One step at a time

Updated: 2015-02-13 09:44

By Huang Xiangyang(China Daily)

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One step at a time

Runners on their way to Beacon Hill at night, with the sight of Hong Kong's high-rises illuminated in the background.[Photo by Lao Yao and Kit NG/China Daily]

Long-distance running becomes an epic when your lottery number comes up forHong Kong's ultramarathon.

My toes were burning in pain. But I didn't dare to take off my socks to look. The sight of blisters or blackened nails-which surely was the case-could become the last straw to eliminate my already worn-out resolve to stay the course.

Once in a while, I had to stop, panting, with my mouth wide-open like a fish out of water, gasping for fresh air. After running for 12 hours since morning in Hong Kong's mountainous New Territories, I was exhausted, depressed and desperate.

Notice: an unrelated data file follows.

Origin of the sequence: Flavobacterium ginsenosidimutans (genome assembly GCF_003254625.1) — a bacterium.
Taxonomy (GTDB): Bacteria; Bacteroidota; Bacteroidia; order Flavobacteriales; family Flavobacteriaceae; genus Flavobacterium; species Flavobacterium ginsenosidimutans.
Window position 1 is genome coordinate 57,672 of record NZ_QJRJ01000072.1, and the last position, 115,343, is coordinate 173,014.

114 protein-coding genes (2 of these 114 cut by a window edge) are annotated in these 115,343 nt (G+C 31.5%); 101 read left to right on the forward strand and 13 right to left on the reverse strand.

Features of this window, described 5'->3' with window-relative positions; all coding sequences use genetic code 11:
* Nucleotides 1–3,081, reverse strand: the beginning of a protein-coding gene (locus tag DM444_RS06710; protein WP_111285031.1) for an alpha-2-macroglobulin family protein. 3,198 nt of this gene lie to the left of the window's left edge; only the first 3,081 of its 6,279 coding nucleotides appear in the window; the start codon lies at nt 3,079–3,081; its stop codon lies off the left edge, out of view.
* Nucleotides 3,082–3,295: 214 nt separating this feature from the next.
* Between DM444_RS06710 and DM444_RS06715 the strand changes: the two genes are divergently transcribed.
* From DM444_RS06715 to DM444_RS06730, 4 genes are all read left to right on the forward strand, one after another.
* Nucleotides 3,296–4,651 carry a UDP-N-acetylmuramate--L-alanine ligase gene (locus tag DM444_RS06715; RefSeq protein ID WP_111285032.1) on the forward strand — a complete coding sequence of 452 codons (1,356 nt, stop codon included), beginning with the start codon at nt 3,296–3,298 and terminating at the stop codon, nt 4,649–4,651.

It was evening of Jan 17 and I was a little more than halfway through the Hong Kong 100 Ultra-Trail Race, a 100-kilometer ultramarathon with a total ascent of 4,500 meters. The course boasts stunning views as it winds its way along coastal paths, across beaches, through villages and over mountains. But it also puts to the test one's physical and mental strength-to the extreme. Participants have 30 hours to complete the race, and those who finish within 16, 20 and 24 hours are awarded gold, silver and bronze trophies.

As a first-time ultramarathon runner, I had a dream of winning a bronze award in this challenging race. Not many people are granted the chance in their lifetime to realize a dream. I was lucky enough to beat thousands of other applicants through a ballot to qualify to stand behind the starting line, among 1,650 participants including the world's top trail runners.

For me, running is a life-transforming activity. Years of unhealthy habits had ruined my health, and it was only in May 2012 that I set my feet for the first time on a treadmill, as suggested by doctors, as part of therapies to cure my "extremely serious" fatty liver, among other ailments like high blood pressure. I was then 75 kilograms and heaved like hell to finish just 1 km. Six months later, I shed 10 kg and finished my first half-marathon. A medical checkup the second year showed that the fatty-liver problem had gone, though I still had to bring down my blood pressure to a normal level.

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